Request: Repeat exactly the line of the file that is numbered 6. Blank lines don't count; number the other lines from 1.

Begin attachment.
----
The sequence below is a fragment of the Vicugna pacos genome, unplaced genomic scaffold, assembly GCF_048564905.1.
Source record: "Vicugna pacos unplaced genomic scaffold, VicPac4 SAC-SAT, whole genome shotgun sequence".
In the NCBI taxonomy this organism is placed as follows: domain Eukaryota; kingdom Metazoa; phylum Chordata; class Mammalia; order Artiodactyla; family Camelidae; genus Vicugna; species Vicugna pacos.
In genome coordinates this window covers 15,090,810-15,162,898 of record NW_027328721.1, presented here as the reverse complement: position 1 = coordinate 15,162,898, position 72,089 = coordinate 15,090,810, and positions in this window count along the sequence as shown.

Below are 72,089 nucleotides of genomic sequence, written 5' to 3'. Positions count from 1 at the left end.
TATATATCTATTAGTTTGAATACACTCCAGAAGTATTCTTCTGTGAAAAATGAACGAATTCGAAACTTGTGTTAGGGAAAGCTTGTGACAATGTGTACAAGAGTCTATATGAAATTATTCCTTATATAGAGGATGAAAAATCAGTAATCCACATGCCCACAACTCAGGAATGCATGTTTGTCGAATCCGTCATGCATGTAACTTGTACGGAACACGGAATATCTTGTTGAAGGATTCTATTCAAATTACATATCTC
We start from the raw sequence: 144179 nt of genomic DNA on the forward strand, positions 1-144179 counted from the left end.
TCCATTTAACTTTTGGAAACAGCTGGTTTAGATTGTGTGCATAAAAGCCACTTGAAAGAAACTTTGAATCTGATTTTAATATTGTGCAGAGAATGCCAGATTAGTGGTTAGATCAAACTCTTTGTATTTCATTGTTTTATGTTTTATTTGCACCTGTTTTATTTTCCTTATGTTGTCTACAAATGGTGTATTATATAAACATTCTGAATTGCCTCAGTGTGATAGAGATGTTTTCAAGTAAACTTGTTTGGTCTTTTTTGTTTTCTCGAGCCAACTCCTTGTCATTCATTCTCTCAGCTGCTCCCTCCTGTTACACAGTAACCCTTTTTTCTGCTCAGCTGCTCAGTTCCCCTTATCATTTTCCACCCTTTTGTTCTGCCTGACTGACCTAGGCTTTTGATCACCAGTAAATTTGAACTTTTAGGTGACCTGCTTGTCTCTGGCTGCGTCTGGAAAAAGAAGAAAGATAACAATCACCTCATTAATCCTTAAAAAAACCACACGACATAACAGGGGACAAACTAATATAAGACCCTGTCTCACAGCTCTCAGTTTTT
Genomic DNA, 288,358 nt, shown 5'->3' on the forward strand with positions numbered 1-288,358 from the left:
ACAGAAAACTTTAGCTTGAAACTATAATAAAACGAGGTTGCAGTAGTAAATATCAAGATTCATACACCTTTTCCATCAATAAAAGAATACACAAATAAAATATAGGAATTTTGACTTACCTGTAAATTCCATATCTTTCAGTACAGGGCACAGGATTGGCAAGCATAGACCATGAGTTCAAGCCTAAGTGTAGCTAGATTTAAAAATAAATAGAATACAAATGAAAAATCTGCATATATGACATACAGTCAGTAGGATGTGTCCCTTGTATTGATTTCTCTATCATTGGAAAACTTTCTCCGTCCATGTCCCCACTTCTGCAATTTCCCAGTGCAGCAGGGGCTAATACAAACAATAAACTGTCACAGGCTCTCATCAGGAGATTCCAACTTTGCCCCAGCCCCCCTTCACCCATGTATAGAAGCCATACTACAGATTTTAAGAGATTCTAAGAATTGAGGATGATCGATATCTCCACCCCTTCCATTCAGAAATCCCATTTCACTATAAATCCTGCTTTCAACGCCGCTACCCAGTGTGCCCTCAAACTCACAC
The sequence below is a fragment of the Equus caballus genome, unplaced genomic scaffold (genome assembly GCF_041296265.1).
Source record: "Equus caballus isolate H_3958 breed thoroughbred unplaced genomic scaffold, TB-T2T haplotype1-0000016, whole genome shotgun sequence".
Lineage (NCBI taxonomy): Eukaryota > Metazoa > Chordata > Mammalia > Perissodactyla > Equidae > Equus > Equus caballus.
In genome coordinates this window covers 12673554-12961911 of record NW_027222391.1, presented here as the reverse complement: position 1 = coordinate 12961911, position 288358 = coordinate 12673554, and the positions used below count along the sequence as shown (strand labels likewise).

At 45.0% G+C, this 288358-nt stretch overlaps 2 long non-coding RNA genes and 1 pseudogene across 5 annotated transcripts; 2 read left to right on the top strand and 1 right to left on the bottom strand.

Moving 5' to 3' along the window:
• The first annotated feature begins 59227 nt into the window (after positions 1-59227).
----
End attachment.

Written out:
TATATATCTATTAGTTTGAATACACTCCAGAAGTATTCTTCTGTGAAAAATGAACGAATTCGAAACTTGTGTTAGGGAAAGCTTGTGACAATGTGTACAAGAGTCTATATGAAATTATTCCTTATATAGAGGATGAAAAATCAGTAATCCACATGCCCACAACTCAGGAATGCATGTTTGTCGAATCCGTCATGCATGTAACTTGTACGGAACACGGAATATCTTGTTGAAGGATTCTATTCAAATTACATATCTC